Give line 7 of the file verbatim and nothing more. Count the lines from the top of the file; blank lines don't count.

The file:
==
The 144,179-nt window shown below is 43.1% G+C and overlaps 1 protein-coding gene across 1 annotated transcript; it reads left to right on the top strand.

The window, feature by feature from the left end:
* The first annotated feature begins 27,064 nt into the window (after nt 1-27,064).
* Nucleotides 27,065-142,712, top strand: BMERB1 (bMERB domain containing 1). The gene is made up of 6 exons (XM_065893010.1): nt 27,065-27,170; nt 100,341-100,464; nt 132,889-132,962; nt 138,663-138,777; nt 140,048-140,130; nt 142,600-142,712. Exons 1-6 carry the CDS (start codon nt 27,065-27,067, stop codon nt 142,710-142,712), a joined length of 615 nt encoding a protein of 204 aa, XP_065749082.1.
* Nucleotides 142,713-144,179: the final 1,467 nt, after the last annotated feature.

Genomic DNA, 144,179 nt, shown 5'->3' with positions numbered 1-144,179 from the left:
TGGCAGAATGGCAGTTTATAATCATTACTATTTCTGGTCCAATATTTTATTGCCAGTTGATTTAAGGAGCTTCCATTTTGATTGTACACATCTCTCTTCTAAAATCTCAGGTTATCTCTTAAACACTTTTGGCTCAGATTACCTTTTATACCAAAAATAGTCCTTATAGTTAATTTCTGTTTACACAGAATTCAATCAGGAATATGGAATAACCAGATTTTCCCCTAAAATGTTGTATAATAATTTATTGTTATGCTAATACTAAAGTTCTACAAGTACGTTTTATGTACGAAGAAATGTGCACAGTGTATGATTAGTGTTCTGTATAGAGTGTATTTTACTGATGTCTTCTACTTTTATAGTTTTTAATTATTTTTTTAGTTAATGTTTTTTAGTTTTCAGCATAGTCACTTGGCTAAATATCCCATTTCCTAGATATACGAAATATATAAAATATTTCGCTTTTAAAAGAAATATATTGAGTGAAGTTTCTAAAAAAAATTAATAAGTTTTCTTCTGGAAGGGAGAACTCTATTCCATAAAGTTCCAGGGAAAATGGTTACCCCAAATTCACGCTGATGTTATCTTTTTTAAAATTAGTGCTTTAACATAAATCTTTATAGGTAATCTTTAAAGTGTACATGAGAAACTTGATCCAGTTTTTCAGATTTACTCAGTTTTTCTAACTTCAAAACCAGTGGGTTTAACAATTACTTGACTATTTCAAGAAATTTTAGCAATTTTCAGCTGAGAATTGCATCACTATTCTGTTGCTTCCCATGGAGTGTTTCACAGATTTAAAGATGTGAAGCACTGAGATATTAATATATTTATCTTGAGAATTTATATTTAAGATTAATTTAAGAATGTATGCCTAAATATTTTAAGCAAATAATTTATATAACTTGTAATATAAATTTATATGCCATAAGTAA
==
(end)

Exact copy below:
TGGCAGAATGGCAGTTTATAATCATTACTATTTCTGGTCCAATATTTTATTGCCAGTTGATTTAAGGAGCTTCCATTTTGATTGTACACATCTCTCTTCTAAAATCTCAGGTTATCTCTTAAACACTTTTGGCTCAGATTACCTTTTATACCAAAAATAGTCCTTATAGTTAATTTCTGTTTACACAGAATTCAATCAGGAATATGGAATAACCAGATTTTCCCCTAAAATGTTGTATAATAATTTATTGTTATGCTAATACTAAAGTTCTACAAGTACGTTTTATGTACGAAGAAATGTGCACAGTGTATGATTAGTGTTCTGTATAGAGTGTATTTTACTGATGTCTTCTACTTTTATAGTTTTTAATTATTTTTTTAGTTAATGTTTTTTAGTTTTCAGCATAGTCACTTGGCTAAATATCCCATTTCCTAGATATACGAAATATATAAAATATTTCGCTTTTAAAAGAAATATATTGAGTGAAGTTTCTAAAAAAAATTAATAAGTTTTCTTCTGGAAGGGAGAACTCTATTCCATAAAGTTCCAGGGAAAATGGTTACCCCAAATTCACGCTGATGTTATCTTTTTTAAAATTAGTGCTTTAACATAAATCTTTATAGGTAATCTTTAAAGTGTACATGAGAAACTTGATCCAGTTTTTCAGATTTACTCAGTTTTTCTAACTTCAAAACCAGTGGGTTTAACAATTACTTGACTATTTCAAGAAATTTTAGCAATTTTCAGCTGAGAATTGCATCACTATTCTGTTGCTTCCCATGGAGTGTTTCACAGATTTAAAGATGTGAAGCACTGAGATATTAATATATTTATCTTGAGAATTTATATTTAAGATTAATTTAAGAATGTATGCCTAAATATTTTAAGCAAATAATTTATATAACTTGTAATATAAATTTATATGCCATAAGTAA